In the wake of those struggles and Beck’s report, the immediate go-to comparison was made between Kidd’s early struggles, and Golden State Warriors’ coach Mark Jackson’s recent Bay Area turnaround, and the Coach of the Year award that then-Orlando coach Doc Rivers won in his first year with the Magic in 1999-00. Neither had a lick of head or assistant coaching experience entering those gigs, and it hardly seemed to matter.
These comparisons aren’t right, though. And they’re not fair to Kidd, even if he willingly put himself in the crosshairs.
It may not seem like much, but Jackson and Rivers had extensive time away from the game following their playing days; time enough to grab needed perspective and a bit of distance from the players they once worked alongside. Very few contemporaries from Rivers and Jackson’s era as active players were still working in the league when they took over in 1999 and 2011, and that means quite a bit when you have to attempt to amp up players that you’re less than a year away from fist-bumping at center circle prior to divisional games between Kidd’s former Knicks team, and the Celtics and Nets.
Rivers and Jackson weren’t exactly burning the midnight oil in keeping up with the league during their deserved time off, Rivers only did occasional color analyst work for Turner Sports, and Jackson even walked away from a YES Network gig as Nets analyst so he could take on the easier role of a once-a-week job with ABC/ESPN (after attempting both for a season), but that time away may have allowed them to be looked at as a leader from a different generation by the players they coached.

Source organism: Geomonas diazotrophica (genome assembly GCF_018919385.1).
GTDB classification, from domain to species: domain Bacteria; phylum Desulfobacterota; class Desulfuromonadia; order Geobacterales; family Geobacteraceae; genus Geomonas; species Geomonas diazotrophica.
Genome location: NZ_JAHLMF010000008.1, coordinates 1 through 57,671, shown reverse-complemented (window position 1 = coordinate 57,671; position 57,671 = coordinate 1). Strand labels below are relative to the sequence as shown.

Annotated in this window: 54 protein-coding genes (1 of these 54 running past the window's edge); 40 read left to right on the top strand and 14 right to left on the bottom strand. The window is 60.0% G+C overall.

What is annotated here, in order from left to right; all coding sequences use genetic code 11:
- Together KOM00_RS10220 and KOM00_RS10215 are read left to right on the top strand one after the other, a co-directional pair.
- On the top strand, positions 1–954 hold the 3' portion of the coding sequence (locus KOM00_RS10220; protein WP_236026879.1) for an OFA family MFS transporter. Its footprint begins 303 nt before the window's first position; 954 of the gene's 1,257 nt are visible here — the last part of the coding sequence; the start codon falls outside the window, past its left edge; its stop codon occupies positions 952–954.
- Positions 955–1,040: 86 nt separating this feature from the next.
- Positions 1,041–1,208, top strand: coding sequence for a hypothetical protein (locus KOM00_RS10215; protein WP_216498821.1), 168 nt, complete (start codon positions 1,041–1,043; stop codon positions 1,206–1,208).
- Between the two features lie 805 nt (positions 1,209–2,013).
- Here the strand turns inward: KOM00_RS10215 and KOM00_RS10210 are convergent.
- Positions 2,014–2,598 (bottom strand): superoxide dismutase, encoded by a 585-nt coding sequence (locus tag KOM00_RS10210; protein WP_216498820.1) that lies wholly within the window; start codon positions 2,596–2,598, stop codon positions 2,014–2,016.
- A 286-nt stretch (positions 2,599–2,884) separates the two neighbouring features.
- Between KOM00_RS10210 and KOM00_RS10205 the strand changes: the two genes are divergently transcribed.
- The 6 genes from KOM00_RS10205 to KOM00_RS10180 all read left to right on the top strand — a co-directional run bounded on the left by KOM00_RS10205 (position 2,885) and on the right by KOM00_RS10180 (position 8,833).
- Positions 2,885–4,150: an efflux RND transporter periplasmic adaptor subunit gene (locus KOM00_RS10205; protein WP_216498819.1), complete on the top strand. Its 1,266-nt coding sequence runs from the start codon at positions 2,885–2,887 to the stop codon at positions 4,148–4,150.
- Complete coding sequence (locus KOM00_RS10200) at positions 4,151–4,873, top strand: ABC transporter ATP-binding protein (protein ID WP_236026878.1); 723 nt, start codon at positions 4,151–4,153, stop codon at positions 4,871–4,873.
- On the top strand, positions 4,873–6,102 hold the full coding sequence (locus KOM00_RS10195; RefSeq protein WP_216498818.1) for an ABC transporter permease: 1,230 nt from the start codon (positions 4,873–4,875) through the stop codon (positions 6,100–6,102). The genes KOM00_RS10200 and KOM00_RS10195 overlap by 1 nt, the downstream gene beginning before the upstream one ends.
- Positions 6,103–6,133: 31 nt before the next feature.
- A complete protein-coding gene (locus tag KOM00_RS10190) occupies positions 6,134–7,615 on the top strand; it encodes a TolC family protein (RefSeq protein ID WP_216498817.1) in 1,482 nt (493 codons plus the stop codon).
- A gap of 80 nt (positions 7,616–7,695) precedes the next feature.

Whereas the Nets, like many of us, probably still see Jason Kidd and wonder why he’s wearing a suit.
It’s early. And a novice like Kidd should be listening to assistants Welch and Lawrence; who have the Nets working up an ultra-aggressive form of pick and roll defense that might not be best suited for this older, slower team. Still, Lawrence coached Garnett and Pierce as an assistant in Boston, and coached Kidd in New Jersey as an assistant and head coach with the Nets, so it’s not as if he’s unfamiliar with this lot.
This lot will need time, and it’s not as if the Atlantic Division title is running away from any team right now (Atlantic squads have combined to lose 12 games in a row). And Kidd, who combined to play for ten different coaches during his playing career, understands that he can’t go all out with this veteran crew just yet.
At least, we think he knows that. He’s Jason Kidd, coming in fresh. We know absolutely nothing about the guy as a coach thus far.
What we do know is that the Nets are losing, and looking terrible while doing it. Apologies for going the hacky, sports columnist route right now, but that competitive streak that Paul Pierce mentioned might have to set in far before any Xs and Os realignment takes place if the Nets want to turn this around. Because nobody is looking like themselves right now, and I don’t know how much of that can be attributed solely to Jason Kidd acting as a silent partner on his own bench.